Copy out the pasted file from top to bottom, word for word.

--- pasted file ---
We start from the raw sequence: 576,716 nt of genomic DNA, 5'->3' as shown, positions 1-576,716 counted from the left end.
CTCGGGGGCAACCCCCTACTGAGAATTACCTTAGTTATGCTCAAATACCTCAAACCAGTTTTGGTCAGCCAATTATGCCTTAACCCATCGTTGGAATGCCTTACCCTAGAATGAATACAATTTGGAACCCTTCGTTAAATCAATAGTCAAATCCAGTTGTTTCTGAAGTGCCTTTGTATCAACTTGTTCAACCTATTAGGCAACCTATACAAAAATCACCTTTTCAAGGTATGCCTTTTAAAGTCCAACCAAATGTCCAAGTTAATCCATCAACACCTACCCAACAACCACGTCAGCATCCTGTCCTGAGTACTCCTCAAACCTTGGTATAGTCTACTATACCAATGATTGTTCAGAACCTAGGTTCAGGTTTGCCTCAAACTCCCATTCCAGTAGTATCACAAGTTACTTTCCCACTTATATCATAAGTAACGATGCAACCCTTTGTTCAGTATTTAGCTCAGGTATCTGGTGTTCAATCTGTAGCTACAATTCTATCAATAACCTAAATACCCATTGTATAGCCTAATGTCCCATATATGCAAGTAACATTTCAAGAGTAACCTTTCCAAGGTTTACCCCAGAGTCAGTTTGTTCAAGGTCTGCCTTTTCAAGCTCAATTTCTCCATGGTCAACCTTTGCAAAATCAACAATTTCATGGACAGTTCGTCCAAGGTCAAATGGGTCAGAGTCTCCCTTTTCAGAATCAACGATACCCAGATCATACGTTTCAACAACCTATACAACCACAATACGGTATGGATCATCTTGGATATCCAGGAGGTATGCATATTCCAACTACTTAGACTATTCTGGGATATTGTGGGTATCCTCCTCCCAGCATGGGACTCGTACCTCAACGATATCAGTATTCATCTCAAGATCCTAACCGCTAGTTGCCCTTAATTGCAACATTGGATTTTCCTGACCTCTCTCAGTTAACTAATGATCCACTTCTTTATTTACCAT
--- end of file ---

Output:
We start from the raw sequence: 576,716 nt of genomic DNA, 5'->3' as shown, positions 1-576,716 counted from the left end.
CTCGGGGGCAACCCCCTACTGAGAATTACCTTAGTTATGCTCAAATACCTCAAACCAGTTTTGGTCAGCCAATTATGCCTTAACCCATCGTTGGAATGCCTTACCCTAGAATGAATACAATTTGGAACCCTTCGTTAAATCAATAGTCAAATCCAGTTGTTTCTGAAGTGCCTTTGTATCAACTTGTTCAACCTATTAGGCAACCTATACAAAAATCACCTTTTCAAGGTATGCCTTTTAAAGTCCAACCAAATGTCCAAGTTAATCCATCAACACCTACCCAACAACCACGTCAGCATCCTGTCCTGAGTACTCCTCAAACCTTGGTATAGTCTACTATACCAATGATTGTTCAGAACCTAGGTTCAGGTTTGCCTCAAACTCCCATTCCAGTAGTATCACAAGTTACTTTCCCACTTATATCATAAGTAACGATGCAACCCTTTGTTCAGTATTTAGCTCAGGTATCTGGTGTTCAATCTGTAGCTACAATTCTATCAATAACCTAAATACCCATTGTATAGCCTAATGTCCCATATATGCAAGTAACATTTCAAGAGTAACCTTTCCAAGGTTTACCCCAGAGTCAGTTTGTTCAAGGTCTGCCTTTTCAAGCTCAATTTCTCCATGGTCAACCTTTGCAAAATCAACAATTTCATGGACAGTTCGTCCAAGGTCAAATGGGTCAGAGTCTCCCTTTTCAGAATCAACGATACCCAGATCATACGTTTCAACAACCTATACAACCACAATACGGTATGGATCATCTTGGATATCCAGGAGGTATGCATATTCCAACTACTTAGACTATTCTGGGATATTGTGGGTATCCTCCTCCCAGCATGGGACTCGTACCTCAACGATATCAGTATTCATCTCAAGATCCTAACCGCTAGTTGCCCTTAATTGCAACATTGGATTTTCCTGACCTCTCTCAGTTAACTAATGATCCACTTCTTTATTTACCAT